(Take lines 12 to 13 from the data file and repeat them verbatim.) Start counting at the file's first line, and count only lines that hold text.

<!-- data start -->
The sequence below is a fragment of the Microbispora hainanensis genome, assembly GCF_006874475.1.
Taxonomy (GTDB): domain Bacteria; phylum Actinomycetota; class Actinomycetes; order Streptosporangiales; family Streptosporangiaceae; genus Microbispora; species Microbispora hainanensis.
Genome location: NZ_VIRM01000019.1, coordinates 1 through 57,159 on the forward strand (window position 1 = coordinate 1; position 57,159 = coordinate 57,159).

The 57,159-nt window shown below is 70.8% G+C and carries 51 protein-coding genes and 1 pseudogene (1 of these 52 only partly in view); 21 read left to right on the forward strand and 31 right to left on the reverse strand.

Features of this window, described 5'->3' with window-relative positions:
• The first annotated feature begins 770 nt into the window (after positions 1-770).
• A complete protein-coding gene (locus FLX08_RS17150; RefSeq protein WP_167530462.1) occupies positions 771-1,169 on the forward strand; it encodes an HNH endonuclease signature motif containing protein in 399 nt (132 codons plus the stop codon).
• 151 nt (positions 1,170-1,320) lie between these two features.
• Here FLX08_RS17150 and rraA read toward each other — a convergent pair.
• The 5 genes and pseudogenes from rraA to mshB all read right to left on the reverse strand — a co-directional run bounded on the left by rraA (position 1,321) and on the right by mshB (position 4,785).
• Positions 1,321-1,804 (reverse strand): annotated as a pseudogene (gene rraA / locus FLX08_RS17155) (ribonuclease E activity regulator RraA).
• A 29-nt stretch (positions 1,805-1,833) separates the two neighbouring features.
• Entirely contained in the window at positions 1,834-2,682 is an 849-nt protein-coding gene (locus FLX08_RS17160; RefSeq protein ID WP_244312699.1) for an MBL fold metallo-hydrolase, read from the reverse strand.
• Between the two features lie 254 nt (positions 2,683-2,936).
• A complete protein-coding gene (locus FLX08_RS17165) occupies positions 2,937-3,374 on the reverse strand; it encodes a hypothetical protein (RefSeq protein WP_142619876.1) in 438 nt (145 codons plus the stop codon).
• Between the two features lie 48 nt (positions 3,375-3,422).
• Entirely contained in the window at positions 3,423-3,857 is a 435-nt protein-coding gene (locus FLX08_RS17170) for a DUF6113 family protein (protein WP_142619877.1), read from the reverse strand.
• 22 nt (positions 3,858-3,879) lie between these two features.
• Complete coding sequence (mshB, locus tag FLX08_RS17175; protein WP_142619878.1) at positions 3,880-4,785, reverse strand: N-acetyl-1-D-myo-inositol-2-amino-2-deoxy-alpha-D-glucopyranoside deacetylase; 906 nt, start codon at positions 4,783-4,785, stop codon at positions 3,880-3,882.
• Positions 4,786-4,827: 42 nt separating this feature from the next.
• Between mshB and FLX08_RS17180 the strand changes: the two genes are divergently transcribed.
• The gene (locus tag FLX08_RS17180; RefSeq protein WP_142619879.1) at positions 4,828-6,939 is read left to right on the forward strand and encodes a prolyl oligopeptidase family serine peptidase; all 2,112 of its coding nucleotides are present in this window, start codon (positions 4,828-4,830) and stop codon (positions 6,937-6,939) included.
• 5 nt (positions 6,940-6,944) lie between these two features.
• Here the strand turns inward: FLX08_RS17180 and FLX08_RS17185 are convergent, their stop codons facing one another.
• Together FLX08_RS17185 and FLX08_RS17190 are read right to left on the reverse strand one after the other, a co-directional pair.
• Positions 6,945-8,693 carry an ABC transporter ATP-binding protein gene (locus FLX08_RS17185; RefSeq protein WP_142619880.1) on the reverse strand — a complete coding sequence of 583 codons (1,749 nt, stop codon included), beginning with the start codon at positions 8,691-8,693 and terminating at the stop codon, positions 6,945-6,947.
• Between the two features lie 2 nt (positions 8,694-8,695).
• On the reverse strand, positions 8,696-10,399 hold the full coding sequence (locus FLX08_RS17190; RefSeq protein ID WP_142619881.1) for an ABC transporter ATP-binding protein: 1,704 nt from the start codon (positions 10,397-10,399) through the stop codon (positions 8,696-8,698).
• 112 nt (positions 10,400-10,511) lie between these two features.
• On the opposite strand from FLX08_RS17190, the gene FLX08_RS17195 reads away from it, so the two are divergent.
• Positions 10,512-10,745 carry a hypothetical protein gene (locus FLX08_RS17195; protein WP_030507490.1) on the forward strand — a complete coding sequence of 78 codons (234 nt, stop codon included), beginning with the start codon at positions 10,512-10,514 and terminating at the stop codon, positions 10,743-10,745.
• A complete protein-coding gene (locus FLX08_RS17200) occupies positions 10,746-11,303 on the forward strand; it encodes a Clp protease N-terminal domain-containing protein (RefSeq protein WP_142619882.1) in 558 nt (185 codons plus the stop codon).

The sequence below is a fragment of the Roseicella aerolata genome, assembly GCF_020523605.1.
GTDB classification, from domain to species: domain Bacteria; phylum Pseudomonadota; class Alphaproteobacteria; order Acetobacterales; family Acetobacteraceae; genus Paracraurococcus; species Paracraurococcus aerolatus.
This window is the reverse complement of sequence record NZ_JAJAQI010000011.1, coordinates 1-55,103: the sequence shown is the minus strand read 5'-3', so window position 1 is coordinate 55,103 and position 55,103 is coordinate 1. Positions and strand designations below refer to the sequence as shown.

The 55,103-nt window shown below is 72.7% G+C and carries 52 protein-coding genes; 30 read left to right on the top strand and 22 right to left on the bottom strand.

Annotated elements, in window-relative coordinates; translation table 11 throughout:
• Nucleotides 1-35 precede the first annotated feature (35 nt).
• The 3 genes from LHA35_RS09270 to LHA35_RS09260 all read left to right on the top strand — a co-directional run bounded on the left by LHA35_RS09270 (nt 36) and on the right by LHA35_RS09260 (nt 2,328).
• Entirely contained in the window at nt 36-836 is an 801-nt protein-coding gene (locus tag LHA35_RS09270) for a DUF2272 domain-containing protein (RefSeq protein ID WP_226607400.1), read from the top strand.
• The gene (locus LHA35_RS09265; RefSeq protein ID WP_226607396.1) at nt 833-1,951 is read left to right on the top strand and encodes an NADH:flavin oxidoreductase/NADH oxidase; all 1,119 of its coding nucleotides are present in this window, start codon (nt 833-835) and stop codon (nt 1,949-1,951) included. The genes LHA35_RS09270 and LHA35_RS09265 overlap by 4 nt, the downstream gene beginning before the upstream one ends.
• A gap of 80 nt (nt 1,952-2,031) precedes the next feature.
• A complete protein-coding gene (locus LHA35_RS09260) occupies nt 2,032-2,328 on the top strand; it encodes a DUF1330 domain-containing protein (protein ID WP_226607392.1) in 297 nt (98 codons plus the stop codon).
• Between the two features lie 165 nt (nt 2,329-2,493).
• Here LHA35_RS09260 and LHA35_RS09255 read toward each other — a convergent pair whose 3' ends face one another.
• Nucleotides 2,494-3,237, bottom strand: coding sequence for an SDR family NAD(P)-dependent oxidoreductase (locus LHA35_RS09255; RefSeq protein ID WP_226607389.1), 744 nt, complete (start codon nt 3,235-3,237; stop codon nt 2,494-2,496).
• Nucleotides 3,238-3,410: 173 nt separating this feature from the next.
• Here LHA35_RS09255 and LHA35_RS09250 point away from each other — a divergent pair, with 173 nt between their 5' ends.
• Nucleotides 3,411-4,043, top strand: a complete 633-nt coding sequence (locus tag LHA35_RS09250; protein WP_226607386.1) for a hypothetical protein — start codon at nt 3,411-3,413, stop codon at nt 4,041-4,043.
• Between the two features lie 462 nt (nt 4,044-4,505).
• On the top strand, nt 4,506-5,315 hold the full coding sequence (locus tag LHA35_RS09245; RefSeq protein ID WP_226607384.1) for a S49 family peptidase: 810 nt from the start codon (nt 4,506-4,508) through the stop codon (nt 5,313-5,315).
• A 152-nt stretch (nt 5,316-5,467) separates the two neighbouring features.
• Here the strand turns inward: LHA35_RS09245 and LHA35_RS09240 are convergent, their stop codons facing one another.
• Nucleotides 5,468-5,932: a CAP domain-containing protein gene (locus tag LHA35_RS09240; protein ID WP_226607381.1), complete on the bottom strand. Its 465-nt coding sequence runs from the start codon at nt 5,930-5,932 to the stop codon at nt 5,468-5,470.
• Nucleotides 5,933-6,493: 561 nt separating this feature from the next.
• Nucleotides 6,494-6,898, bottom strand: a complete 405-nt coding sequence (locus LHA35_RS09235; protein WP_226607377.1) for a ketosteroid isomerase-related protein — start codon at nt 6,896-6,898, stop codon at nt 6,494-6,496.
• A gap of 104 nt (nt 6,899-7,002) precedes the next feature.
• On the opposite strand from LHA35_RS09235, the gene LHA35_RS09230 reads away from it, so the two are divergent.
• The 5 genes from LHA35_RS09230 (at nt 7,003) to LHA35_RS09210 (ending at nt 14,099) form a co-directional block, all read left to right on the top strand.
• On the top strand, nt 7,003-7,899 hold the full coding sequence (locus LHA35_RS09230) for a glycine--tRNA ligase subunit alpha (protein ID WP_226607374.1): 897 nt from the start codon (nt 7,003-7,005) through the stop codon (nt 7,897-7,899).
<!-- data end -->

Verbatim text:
• A 29-nt stretch (positions 1,805-1,833) separates the two neighbouring features.
• Entirely contained in the window at positions 1,834-2,682 is an 849-nt protein-coding gene (locus FLX08_RS17160; RefSeq protein ID WP_244312699.1) for an MBL fold metallo-hydrolase, read from the reverse strand.